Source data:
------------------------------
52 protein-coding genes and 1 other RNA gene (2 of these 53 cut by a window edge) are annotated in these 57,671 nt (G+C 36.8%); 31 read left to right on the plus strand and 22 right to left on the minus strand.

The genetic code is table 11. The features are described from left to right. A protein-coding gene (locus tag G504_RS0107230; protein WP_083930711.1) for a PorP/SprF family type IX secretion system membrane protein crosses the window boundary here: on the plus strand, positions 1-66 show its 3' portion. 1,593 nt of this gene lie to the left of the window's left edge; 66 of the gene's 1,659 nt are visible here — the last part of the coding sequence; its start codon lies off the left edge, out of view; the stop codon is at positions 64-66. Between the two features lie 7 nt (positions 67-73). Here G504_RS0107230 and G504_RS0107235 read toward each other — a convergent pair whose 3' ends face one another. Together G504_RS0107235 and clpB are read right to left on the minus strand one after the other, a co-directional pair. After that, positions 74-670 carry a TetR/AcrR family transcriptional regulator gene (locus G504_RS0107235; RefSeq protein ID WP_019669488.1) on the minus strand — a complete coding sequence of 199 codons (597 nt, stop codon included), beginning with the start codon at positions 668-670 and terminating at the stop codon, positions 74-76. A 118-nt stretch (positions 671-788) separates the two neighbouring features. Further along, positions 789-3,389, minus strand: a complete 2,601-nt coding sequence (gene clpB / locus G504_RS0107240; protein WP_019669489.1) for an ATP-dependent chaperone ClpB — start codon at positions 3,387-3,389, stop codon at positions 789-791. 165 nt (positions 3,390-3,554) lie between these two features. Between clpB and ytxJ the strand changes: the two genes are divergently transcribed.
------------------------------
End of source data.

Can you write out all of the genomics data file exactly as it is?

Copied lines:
52 protein-coding genes and 1 other RNA gene (2 of these 53 cut by a window edge) are annotated in these 57,671 nt (G+C 36.8%); 31 read left to right on the plus strand and 22 right to left on the minus strand.

The genetic code is table 11. The features are described from left to right. A protein-coding gene (locus tag G504_RS0107230; protein WP_083930711.1) for a PorP/SprF family type IX secretion system membrane protein crosses the window boundary here: on the plus strand, positions 1-66 show its 3' portion. 1,593 nt of this gene lie to the left of the window's left edge; 66 of the gene's 1,659 nt are visible here — the last part of the coding sequence; its start codon lies off the left edge, out of view; the stop codon is at positions 64-66. Between the two features lie 7 nt (positions 67-73). Here G504_RS0107230 and G504_RS0107235 read toward each other — a convergent pair whose 3' ends face one another. Together G504_RS0107235 and clpB are read right to left on the minus strand one after the other, a co-directional pair. After that, positions 74-670 carry a TetR/AcrR family transcriptional regulator gene (locus G504_RS0107235; RefSeq protein ID WP_019669488.1) on the minus strand — a complete coding sequence of 199 codons (597 nt, stop codon included), beginning with the start codon at positions 668-670 and terminating at the stop codon, positions 74-76. A 118-nt stretch (positions 671-788) separates the two neighbouring features. Further along, positions 789-3,389, minus strand: a complete 2,601-nt coding sequence (gene clpB / locus G504_RS0107240; protein WP_019669489.1) for an ATP-dependent chaperone ClpB — start codon at positions 3,387-3,389, stop codon at positions 789-791. 165 nt (positions 3,390-3,554) lie between these two features. Between clpB and ytxJ the strand changes: the two genes are divergently transcribed.